(Image by Damien Mammoliti comes from the Paizo blog and is © Paizo Publishing.)
A stone colossus is the dream of every master siege breaker: a castle that fights back. Able to morph from a small keep into a 70-foot-tall construct (and better yet, one that fires ballista bolts the way Destro fires wrist rockets), a stone colossus is the closest most adventuring parties will ever get to fighting—or piloting—Metroplex.
Adventurers are on the trail of the Dancing Hut of Baba Yaga. Following the outlandish artifact seems impossible, until they discover the hearthstone that will turn an isolated keep into a stone colossus that can keep up with the chicken-legged cottage. And given that the colossus has the face of a fox, maybe that’s what its purpose was all along.
The Iathavos is coming….and if it reaches the Fountain of Souls in the City of the Risen, it may permanently dam the spiritual river that mortal souls ride to the afterlife. Adventurers have little hope of stopping the mighty qlippoth, but if they can assemble the components to waken the stone keep that serves as Risen’s postern gate, they just might pull off a miracle. Assuming, of course, no one beats them to the construct first…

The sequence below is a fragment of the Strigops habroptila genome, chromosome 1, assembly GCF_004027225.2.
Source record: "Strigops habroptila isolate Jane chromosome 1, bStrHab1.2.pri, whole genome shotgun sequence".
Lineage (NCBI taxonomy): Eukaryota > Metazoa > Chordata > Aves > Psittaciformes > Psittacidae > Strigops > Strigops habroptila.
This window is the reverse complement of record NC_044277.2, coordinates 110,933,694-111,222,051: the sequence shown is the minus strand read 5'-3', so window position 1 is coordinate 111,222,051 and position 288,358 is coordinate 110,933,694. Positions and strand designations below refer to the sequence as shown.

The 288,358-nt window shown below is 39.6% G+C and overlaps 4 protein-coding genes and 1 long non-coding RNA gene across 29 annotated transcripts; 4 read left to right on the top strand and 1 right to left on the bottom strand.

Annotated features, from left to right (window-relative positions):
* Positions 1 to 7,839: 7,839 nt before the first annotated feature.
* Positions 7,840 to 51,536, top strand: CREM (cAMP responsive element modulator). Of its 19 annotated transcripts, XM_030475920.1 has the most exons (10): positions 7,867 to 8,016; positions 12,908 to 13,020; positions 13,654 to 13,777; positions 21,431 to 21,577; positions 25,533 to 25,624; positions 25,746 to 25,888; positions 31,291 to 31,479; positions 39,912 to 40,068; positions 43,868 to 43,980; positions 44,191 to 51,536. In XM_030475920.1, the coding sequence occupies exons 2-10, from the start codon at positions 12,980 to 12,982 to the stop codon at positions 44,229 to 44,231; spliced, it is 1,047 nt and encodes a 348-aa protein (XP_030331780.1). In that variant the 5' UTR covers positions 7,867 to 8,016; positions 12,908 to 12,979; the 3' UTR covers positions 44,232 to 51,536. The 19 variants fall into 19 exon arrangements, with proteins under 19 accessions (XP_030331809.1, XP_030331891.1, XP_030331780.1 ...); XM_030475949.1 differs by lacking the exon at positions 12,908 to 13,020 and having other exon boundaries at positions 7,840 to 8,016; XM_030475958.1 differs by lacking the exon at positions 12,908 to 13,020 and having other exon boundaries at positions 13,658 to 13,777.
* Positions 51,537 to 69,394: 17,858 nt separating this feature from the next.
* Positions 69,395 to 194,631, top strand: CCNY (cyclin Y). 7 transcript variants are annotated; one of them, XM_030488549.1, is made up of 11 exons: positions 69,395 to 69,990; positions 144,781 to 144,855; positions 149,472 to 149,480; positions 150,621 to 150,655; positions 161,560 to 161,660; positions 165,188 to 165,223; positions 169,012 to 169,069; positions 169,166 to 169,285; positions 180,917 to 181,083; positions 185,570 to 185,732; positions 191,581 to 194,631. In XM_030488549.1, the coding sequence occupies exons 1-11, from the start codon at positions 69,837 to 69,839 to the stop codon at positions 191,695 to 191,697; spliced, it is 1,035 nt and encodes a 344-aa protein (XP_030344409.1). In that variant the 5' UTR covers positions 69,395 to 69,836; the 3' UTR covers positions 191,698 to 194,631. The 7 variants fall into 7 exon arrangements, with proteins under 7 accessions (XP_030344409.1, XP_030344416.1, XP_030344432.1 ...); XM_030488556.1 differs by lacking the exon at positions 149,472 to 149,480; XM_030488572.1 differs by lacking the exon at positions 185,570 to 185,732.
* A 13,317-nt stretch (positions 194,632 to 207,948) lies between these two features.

On the world of Quake, lands move almost as frequently as cicadas spawn—every dozen or so years a tapped ley line will swell the borders of a magocracy, a plain will phase out of the Dreamtime and form a vast veldt, and an island might sink beneath the waves or rise into the sky. Small wonder, then, that the subterranean realms are just as given to change. Unable to burrow like the dwarves or glide through stone like the xorns, dark elves migrate during the shifts, following the path carved by Annelis the Burrower. Most ride in great stone-wheeled barges or gem-powered skiffs, but some maverick dark elf lords command great walking colossi they can pilot along the Worm God’s trail and then fortify when their travels end.
—Pathfinder Bestiary 4 37
I think I’ve mentioned before that I own all of two books for 4e D&D, Underdark being one of them. I actually really dug that book’s vision of a constantly shifting Underdark ruled by an ever-crawling maimed god, hence the above adventure seed (along with nods to Roger E. Moore’s creation of Urdlen the Crawler Below). For whatever reason though, 4e books didn't work for me, and I’ve barely cracked either Underdark or The Plane Above: Secrets of the Astral Sea since then. Which is really too bad, because I love fluff for any system—hell, I buy old White Dwarf issues just for kicks—but something about 4e’s writing style and layout/design just never clicked.